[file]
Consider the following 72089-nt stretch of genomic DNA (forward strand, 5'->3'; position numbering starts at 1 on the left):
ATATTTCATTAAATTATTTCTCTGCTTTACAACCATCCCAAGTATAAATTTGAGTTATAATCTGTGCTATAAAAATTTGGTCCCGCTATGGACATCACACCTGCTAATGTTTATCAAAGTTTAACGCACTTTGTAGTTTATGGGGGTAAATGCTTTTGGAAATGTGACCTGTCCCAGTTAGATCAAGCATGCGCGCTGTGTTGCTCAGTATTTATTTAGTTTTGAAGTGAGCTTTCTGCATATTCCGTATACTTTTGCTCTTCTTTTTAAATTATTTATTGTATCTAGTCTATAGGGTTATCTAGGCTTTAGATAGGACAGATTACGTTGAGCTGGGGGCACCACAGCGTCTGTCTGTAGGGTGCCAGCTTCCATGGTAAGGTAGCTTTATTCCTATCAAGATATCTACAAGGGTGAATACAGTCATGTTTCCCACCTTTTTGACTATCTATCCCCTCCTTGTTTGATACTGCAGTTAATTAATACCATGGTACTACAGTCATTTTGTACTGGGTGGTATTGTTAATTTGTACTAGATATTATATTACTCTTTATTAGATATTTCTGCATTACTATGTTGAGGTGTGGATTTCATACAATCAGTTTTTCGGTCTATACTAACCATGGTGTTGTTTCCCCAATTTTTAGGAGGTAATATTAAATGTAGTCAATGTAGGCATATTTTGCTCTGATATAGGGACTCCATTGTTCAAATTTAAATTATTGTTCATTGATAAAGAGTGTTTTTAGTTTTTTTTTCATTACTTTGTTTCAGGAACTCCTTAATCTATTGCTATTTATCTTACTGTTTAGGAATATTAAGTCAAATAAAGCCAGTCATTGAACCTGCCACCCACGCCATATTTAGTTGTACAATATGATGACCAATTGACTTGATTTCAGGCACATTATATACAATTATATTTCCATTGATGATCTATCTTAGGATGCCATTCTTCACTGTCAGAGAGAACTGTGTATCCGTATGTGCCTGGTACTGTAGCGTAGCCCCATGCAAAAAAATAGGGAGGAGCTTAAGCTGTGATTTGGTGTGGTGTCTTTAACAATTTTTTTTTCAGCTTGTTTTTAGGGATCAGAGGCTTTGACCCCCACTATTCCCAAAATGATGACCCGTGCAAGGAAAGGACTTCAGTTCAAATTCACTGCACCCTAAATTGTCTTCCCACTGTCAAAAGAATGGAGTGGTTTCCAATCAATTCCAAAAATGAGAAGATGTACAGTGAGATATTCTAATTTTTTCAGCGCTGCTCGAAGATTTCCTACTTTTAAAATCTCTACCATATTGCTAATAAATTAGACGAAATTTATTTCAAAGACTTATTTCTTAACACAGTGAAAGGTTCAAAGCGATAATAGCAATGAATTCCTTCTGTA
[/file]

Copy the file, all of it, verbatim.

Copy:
Consider the following 72089-nt stretch of genomic DNA (forward strand, 5'->3'; position numbering starts at 1 on the left):
ATATTTCATTAAATTATTTCTCTGCTTTACAACCATCCCAAGTATAAATTTGAGTTATAATCTGTGCTATAAAAATTTGGTCCCGCTATGGACATCACACCTGCTAATGTTTATCAAAGTTTAACGCACTTTGTAGTTTATGGGGGTAAATGCTTTTGGAAATGTGACCTGTCCCAGTTAGATCAAGCATGCGCGCTGTGTTGCTCAGTATTTATTTAGTTTTGAAGTGAGCTTTCTGCATATTCCGTATACTTTTGCTCTTCTTTTTAAATTATTTATTGTATCTAGTCTATAGGGTTATCTAGGCTTTAGATAGGACAGATTACGTTGAGCTGGGGGCACCACAGCGTCTGTCTGTAGGGTGCCAGCTTCCATGGTAAGGTAGCTTTATTCCTATCAAGATATCTACAAGGGTGAATACAGTCATGTTTCCCACCTTTTTGACTATCTATCCCCTCCTTGTTTGATACTGCAGTTAATTAATACCATGGTACTACAGTCATTTTGTACTGGGTGGTATTGTTAATTTGTACTAGATATTATATTACTCTTTATTAGATATTTCTGCATTACTATGTTGAGGTGTGGATTTCATACAATCAGTTTTTCGGTCTATACTAACCATGGTGTTGTTTCCCCAATTTTTAGGAGGTAATATTAAATGTAGTCAATGTAGGCATATTTTGCTCTGATATAGGGACTCCATTGTTCAAATTTAAATTATTGTTCATTGATAAAGAGTGTTTTTAGTTTTTTTTTCATTACTTTGTTTCAGGAACTCCTTAATCTATTGCTATTTATCTTACTGTTTAGGAATATTAAGTCAAATAAAGCCAGTCATTGAACCTGCCACCCACGCCATATTTAGTTGTACAATATGATGACCAATTGACTTGATTTCAGGCACATTATATACAATTATATTTCCATTGATGATCTATCTTAGGATGCCATTCTTCACTGTCAGAGAGAACTGTGTATCCGTATGTGCCTGGTACTGTAGCGTAGCCCCATGCAAAAAAATAGGGAGGAGCTTAAGCTGTGATTTGGTGTGGTGTCTTTAACAATTTTTTTTTCAGCTTGTTTTTAGGGATCAGAGGCTTTGACCCCCACTATTCCCAAAATGATGACCCGTGCAAGGAAAGGACTTCAGTTCAAATTCACTGCACCCTAAATTGTCTTCCCACTGTCAAAAGAATGGAGTGGTTTCCAATCAATTCCAAAAATGAGAAGATGTACAGTGAGATATTCTAATTTTTTCAGCGCTGCTCGAAGATTTCCTACTTTTAAAATCTCTACCATATTGCTAATAAATTAGACGAAATTTATTTCAAAGACTTATTTCTTAACACAGTGAAAGGTTCAAAGCGATAATAGCAATGAATTCCTTCTGTA